Tuesday, August 31, 2010

Rail service plan could start as far north as Prescott

Here's the money quote from the report: "It will not be possible to accommodate growth and avoid traffic congestion by improving roadways alone, . . .." Not possible. That's a pretty strong statement from a bureaucratic report, and I'm sure the planners would have qualified it if they could.

So all the commenters heaping scorn on the idea of a state rail corridor either don't understand the words in front of them or are happy to accept limits on growth and permanent traffic congestion.

Smart people have known this was coming for decades given AZ's growth-powered economy, of course. It's a big project that just gets bigger the longer we delay starting it. I'm glad the planners are thinking big, because it's the only way to create a system that will really work. No doubt the final report will recommend a phase-in starting with the corridor from Tucson to Sky Harbor and there'll be plenty of foot-dragging when the debate comes to starting the second phase. But for a dozen reasons this needs to be done, and I have little doubt that, barring a new Dark Ages, it will be done eventually.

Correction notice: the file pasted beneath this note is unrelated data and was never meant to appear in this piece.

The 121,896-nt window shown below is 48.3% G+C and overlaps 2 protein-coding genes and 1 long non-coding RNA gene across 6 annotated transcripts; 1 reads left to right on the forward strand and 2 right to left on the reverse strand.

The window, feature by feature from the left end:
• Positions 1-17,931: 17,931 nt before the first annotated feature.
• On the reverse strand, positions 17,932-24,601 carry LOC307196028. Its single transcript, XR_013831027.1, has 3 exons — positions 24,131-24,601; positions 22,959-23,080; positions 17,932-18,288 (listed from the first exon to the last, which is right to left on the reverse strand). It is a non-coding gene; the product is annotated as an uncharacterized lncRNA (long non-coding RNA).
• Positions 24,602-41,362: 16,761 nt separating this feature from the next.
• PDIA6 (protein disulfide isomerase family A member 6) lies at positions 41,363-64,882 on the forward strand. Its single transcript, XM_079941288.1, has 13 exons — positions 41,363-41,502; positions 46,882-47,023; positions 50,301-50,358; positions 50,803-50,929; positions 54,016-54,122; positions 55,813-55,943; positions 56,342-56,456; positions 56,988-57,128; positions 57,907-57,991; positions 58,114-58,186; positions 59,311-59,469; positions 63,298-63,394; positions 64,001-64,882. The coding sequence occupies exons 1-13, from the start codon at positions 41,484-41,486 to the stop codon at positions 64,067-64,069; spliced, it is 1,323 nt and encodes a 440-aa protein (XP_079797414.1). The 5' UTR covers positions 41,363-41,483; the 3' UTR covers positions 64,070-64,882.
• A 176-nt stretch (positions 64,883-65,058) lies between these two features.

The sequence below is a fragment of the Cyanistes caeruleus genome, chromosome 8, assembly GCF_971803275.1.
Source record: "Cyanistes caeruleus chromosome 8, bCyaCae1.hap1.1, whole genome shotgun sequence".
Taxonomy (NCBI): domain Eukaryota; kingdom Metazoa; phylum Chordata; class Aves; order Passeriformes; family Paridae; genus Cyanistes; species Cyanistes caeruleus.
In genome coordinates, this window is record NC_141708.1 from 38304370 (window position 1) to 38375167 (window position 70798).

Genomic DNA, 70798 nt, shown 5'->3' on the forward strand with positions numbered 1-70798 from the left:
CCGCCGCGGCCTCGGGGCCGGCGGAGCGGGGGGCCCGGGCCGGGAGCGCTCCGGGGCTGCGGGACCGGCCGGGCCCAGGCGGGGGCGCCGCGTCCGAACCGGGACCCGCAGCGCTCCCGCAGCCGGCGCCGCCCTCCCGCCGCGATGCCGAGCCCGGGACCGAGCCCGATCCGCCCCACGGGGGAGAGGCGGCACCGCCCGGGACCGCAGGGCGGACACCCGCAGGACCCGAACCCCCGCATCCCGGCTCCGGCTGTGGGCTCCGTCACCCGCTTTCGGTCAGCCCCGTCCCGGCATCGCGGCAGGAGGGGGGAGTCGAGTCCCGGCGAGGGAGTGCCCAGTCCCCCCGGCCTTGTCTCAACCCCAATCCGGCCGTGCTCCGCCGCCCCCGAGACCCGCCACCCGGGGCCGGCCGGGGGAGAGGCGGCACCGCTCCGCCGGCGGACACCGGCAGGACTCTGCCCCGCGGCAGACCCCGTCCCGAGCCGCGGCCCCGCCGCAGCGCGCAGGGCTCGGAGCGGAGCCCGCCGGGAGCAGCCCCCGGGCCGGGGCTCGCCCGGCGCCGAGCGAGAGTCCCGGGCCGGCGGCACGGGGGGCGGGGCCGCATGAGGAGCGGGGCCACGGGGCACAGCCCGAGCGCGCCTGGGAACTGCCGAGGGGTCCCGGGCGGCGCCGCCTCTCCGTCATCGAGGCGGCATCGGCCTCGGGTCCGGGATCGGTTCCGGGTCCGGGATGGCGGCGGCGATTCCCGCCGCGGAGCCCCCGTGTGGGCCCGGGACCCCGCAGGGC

What I don't get is why the report so far leaves out Williams. Failing to connect with Amtrak and Grand Canyon Railway at Williams (via Drake and Ash Fork) would be dead stupid, despite the expense.

PS: Thanks to whomever eventually corrected the headline fail in the original online version. Too bad about the print version, but at least the editors have discovered enough care about the product to correct where easy.


dovh49 said...

The state always asks for more money for things that don't necessarily make sense. Let's make all roads except roads that are currently public private. Any new roads need to be built with private monies. Then we'll see the true cost. Of course, we can't see the true cost until we get rid of the public roads too, it's hard to compete with "free".

Steven Ayres said...

In what ways do you think "private" roads would be better, d?

dovh49 said...

We would get to see what the true costs of our driving. If it's prohibitively expensive we would live in closer cities and not have so much sprawl. If it wasn't we would see something we have now with everyone living far apart from each other. There's whole books written on the subject.

The Privatization of Roads And Highways: Human And Economic Factors


Gridlock: Why We're Stuck in Traffic and What to Do About It

They're on my to read list...don't know when I'll get to them though. It's hard to know the truth when the government skews things.